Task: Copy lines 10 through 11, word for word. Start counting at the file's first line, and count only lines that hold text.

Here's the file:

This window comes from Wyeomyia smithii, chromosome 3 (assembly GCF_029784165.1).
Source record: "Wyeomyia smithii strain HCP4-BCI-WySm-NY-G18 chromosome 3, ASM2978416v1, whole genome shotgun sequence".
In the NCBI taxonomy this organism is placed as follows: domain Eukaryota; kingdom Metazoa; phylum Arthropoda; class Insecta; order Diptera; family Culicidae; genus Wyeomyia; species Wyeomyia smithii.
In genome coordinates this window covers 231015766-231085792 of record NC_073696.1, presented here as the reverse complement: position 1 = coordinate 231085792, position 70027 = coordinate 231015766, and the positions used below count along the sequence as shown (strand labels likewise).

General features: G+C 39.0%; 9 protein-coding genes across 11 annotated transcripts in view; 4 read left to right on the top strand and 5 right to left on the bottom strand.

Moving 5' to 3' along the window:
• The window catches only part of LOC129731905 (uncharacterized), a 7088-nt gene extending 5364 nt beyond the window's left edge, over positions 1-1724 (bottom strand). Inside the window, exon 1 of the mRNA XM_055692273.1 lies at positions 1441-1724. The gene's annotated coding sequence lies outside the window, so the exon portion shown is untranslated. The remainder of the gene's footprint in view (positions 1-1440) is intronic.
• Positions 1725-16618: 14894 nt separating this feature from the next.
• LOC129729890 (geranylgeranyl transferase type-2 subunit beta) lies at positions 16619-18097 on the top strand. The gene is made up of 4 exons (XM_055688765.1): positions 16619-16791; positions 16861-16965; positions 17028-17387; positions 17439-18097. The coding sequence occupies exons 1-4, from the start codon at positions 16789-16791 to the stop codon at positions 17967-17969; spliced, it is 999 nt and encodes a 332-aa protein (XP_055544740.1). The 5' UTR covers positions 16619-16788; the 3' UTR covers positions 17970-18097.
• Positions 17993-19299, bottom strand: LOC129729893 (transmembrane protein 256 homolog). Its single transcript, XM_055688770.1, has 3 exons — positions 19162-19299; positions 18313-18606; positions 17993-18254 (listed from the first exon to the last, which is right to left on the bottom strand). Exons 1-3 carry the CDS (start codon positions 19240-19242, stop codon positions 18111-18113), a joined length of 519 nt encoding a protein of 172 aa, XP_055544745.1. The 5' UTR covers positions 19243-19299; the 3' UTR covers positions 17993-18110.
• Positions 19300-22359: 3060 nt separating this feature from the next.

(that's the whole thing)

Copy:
• Positions 17993-19299, bottom strand: LOC129729893 (transmembrane protein 256 homolog). Its single transcript, XM_055688770.1, has 3 exons — positions 19162-19299; positions 18313-18606; positions 17993-18254 (listed from the first exon to the last, which is right to left on the bottom strand). Exons 1-3 carry the CDS (start codon positions 19240-19242, stop codon positions 18111-18113), a joined length of 519 nt encoding a protein of 172 aa, XP_055544745.1. The 5' UTR covers positions 19243-19299; the 3' UTR covers positions 17993-18110.
• Positions 19300-22359: 3060 nt separating this feature from the next.